Dr. Ron Matsusaki in his letter ‘Why Digby does not attract doctors’ (Courier, Jan. 9) has misdiagnosed Digby as culture-less and oversimplified our current economic problems. That said, I applaud Matsusaki for his letter. He has started a very important conversation.
I am a current resident of the town of Digby and grew up in the municipality. I ran for town councilor in the 2013 election, and have been involved in numerous community events on a volunteer basis. I chose to return to Digby as an educator despite opportunities to work abroad. For both my husband and I, returning to Digby was an easy decision.
While some of you may agree with Matsusaki and believe that Digby has no culture and does not celebrate its history, I encourage you to read Greg Turner’s response, proof that Digby is in fact both rich in history and culture. There are numerous people throughout Digby County who dedicate countless hours to enriching and prompting what the town of Digby and surrounding communities have to offer. Culture is more than just art and music, even though we are abundant in both.
What I found most unsettling about Matsusaki’s article and the subsequent Facebook comments in support of his letter is that there are numerous people who believe Digby has no culture. For an area not to have a unique and celebrated culture is disappointing. To be ill represented as culture-less is damaging. What we as residents of Digby County need to do is address this myth. We need to erase this prevalent image of Digby and do more to promote and showcase our history and culture to newcomers and prospective residents.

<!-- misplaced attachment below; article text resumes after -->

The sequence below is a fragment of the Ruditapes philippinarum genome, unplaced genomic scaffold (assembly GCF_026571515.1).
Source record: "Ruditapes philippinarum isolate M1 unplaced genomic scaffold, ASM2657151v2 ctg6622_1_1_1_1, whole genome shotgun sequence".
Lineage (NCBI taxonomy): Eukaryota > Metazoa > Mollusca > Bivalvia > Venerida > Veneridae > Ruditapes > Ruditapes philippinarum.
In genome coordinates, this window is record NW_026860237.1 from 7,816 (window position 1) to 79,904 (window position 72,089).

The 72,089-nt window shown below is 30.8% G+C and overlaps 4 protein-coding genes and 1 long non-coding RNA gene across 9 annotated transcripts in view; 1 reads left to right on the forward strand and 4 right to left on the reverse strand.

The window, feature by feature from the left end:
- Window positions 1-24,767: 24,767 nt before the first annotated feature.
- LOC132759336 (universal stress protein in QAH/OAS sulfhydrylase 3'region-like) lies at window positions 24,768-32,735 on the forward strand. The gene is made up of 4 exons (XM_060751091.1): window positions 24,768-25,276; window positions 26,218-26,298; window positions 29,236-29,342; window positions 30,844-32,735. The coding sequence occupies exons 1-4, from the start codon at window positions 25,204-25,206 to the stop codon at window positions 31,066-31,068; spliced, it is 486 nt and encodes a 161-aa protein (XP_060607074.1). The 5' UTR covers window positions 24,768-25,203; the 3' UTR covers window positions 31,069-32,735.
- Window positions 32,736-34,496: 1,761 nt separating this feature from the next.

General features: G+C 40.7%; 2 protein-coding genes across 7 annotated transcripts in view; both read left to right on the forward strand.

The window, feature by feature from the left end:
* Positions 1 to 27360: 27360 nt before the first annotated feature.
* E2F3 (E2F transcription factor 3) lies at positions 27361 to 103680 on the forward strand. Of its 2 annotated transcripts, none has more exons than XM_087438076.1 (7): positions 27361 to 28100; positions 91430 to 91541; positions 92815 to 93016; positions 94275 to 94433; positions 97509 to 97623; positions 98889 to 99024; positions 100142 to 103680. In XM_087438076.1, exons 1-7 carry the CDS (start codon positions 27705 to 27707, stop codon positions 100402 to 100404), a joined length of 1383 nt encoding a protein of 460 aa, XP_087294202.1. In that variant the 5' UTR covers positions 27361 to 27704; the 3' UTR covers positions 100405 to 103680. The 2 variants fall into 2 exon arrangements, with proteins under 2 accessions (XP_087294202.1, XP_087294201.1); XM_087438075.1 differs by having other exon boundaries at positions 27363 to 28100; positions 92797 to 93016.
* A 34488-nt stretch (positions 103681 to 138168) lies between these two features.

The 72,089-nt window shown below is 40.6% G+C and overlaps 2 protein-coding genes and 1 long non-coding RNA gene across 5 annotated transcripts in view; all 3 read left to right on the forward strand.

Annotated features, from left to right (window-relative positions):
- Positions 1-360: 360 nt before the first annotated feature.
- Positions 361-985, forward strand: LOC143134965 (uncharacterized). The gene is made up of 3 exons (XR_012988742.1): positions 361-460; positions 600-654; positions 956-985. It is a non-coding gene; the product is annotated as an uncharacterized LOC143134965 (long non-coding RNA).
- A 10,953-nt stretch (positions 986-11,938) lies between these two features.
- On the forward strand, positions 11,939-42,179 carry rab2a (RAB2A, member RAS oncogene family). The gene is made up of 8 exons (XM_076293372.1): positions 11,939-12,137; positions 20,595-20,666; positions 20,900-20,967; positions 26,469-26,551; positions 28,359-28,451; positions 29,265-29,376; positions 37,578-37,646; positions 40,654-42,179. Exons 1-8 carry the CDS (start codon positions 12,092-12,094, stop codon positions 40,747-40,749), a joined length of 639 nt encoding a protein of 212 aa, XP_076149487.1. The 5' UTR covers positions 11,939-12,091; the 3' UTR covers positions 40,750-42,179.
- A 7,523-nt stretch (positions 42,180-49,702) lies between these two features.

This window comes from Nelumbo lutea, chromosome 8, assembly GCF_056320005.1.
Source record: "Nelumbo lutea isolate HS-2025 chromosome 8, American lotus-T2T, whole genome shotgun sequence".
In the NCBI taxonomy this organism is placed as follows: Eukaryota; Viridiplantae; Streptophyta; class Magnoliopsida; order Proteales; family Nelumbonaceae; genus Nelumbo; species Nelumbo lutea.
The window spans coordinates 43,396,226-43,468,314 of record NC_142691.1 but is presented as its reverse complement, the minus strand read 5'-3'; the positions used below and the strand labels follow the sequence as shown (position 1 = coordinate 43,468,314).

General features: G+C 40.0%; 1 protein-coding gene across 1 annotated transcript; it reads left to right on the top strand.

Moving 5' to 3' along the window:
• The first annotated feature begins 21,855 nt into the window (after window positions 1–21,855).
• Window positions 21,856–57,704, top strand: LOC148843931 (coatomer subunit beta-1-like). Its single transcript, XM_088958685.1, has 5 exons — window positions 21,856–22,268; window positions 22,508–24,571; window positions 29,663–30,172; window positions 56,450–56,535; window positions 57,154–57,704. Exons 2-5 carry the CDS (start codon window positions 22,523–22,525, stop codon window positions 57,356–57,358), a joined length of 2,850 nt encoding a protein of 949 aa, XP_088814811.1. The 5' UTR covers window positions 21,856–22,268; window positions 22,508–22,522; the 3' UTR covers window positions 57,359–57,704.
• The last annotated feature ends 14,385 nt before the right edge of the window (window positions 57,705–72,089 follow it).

Matsusaki is spot on when he says that we are “unlike our small neighbouring community Bear River.” Bear River is a lovely community, but they too face the same doctor crisis. Digby is neither Bear River nor Annapolis Royal and copying them will do nothing to help our culture or attract doctors.
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Digby does offer gainful employment. The two industries attacked by Matsusaki for their inability to “sustain a comfortable community economy” are at the basis of our history, culture, and current economy. To cast them aside would be to cast aside much of our culture and history. There are opportunities for growth in both the tourism and fishing industries, deserting them in pursuit of another industry would be a detriment.
As Matsusaki suggests, we should work towards attracting other industries. However, we should do it in addition to continuing growth in our primary industries. Tidal power is already on our doorstep. Fundy Tidal Inc., a Brier Island company, is already working in conjunction with local governments.
Perhaps I am wrong, but I don’t think Digby has a sign anywhere that says ‘new industry unwelcome.’ The problem is cyclical. It is very hard to attract new industries and businesses to an area that cannot provide comprehensive medical care. Without doctors we cannot attract new industries or businesses. I agree with Matsusaki, without job and career opportunities for the partners of doctors it is very difficult to attract doctors.
The need for doctors is not unique to Digby. It is not even unique to rural Nova Scotia or Canada as a whole. We need to do more as a community, a province, and a country to make medical care accessible to all. I don’t necessarily know how to bring about this change, but I am happy to get involved in finding the answer, just as I am happy to engage in and be a part of the unique culture that exists in Digby County.
Joan O’Neil, Digby